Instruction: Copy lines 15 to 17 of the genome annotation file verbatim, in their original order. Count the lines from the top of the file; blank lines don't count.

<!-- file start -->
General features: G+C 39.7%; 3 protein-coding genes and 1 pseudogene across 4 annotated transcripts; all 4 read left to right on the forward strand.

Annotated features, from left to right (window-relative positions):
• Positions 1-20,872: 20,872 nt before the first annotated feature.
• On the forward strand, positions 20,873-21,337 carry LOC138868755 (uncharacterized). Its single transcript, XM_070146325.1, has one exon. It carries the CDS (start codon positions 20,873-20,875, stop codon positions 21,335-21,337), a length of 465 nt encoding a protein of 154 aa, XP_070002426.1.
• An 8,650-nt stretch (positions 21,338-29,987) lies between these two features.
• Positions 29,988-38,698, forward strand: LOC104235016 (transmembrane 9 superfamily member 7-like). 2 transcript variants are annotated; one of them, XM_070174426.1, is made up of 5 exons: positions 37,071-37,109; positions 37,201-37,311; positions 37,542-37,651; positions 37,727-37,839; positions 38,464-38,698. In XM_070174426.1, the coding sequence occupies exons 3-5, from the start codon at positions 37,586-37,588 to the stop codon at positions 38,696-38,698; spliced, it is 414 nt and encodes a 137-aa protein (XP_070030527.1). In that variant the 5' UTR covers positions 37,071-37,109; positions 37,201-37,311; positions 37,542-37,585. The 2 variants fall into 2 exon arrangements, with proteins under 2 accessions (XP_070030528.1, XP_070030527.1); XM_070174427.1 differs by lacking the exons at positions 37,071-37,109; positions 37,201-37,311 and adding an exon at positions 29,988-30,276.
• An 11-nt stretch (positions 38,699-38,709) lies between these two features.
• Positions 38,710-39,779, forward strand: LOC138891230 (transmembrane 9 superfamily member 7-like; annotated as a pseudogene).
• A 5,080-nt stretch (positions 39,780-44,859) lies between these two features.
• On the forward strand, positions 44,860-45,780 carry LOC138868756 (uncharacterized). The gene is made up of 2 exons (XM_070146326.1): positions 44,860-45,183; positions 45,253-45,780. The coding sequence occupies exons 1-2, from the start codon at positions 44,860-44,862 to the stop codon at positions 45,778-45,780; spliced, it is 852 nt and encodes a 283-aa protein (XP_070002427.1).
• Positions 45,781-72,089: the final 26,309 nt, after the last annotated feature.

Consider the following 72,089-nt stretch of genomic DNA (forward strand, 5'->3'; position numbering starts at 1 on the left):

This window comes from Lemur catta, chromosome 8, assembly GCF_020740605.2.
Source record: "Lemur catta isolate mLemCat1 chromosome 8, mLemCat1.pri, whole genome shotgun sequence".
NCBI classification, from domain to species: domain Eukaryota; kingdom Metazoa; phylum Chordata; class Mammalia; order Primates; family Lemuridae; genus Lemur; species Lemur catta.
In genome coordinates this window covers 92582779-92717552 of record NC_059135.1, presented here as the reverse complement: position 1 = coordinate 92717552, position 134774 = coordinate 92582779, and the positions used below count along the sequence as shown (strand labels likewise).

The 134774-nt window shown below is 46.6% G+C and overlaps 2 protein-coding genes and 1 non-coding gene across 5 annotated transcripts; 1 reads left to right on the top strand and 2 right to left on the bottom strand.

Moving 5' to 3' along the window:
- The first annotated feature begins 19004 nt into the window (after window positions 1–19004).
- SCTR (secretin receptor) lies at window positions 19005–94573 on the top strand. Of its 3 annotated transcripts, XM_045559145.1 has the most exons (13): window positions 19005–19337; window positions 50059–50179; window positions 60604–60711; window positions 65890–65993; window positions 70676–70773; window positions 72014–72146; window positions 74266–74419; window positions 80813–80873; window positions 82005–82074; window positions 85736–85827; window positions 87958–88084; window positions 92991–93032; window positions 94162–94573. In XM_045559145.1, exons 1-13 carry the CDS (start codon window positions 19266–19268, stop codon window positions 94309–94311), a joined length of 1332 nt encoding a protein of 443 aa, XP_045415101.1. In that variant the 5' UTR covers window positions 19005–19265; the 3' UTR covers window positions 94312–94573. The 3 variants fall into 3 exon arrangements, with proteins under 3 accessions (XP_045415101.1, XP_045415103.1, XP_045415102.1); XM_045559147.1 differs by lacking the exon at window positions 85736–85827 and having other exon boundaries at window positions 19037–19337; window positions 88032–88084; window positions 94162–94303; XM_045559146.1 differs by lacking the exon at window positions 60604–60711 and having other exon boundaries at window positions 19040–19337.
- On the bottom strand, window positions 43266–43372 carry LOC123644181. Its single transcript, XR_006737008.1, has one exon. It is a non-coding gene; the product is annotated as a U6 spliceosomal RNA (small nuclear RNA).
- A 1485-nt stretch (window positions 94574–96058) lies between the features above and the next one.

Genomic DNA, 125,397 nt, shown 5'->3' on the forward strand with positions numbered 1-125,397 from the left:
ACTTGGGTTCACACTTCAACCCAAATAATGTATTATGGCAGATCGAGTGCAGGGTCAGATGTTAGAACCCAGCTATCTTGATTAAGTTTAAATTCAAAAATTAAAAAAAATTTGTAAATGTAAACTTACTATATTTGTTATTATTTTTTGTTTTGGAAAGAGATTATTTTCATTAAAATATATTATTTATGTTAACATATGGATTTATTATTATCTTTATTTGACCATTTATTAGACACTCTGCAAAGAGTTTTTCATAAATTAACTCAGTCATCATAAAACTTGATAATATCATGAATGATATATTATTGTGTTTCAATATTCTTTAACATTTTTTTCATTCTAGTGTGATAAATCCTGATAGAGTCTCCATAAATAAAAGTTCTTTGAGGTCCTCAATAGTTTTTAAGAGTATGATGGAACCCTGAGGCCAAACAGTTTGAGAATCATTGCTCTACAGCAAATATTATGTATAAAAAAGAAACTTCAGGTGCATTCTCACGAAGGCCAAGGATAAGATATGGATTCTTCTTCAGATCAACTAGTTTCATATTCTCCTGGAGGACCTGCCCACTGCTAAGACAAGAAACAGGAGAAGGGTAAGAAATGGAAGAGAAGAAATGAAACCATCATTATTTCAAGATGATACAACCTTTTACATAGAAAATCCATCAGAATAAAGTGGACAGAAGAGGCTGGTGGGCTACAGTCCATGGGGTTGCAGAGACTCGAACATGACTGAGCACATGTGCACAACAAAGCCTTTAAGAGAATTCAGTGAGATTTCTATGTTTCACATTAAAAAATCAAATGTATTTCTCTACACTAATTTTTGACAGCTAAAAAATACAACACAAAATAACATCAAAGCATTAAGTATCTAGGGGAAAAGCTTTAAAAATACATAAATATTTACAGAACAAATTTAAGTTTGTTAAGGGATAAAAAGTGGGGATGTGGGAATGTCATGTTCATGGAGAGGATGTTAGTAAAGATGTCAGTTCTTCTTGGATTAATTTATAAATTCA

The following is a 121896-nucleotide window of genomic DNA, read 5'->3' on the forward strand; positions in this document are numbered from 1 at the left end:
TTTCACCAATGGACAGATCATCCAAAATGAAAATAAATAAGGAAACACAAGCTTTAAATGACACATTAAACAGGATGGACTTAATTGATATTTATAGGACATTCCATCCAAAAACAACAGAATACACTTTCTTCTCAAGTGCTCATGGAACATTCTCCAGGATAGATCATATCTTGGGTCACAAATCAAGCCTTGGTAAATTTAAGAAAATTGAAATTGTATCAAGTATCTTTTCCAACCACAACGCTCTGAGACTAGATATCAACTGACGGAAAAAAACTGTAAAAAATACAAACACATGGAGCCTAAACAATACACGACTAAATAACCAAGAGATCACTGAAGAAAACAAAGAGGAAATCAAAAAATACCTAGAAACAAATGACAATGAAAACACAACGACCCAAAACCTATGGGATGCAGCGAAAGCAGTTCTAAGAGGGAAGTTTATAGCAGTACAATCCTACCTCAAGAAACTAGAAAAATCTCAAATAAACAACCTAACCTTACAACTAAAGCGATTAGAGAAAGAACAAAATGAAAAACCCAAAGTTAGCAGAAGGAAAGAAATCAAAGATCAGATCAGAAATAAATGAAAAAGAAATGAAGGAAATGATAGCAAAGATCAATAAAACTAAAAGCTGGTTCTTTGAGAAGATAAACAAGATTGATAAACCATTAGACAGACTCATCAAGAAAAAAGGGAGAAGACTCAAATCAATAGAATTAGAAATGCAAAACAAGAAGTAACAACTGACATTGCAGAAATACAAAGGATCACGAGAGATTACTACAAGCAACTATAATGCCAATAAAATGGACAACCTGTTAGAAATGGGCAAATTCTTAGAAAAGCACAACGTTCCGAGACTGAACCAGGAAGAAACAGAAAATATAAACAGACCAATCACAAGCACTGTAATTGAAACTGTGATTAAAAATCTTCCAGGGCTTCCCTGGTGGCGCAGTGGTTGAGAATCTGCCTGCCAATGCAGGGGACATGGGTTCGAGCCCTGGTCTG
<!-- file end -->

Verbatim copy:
NCBI classification, from domain to species: domain Eukaryota; kingdom Metazoa; phylum Chordata; class Mammalia; order Primates; family Lemuridae; genus Lemur; species Lemur catta.
In genome coordinates this window covers 92582779-92717552 of record NC_059135.1, presented here as the reverse complement: position 1 = coordinate 92717552, position 134774 = coordinate 92582779, and the positions used below count along the sequence as shown (strand labels likewise).

The 134774-nt window shown below is 46.6% G+C and overlaps 2 protein-coding genes and 1 non-coding gene across 5 annotated transcripts; 1 reads left to right on the top strand and 2 right to left on the bottom strand.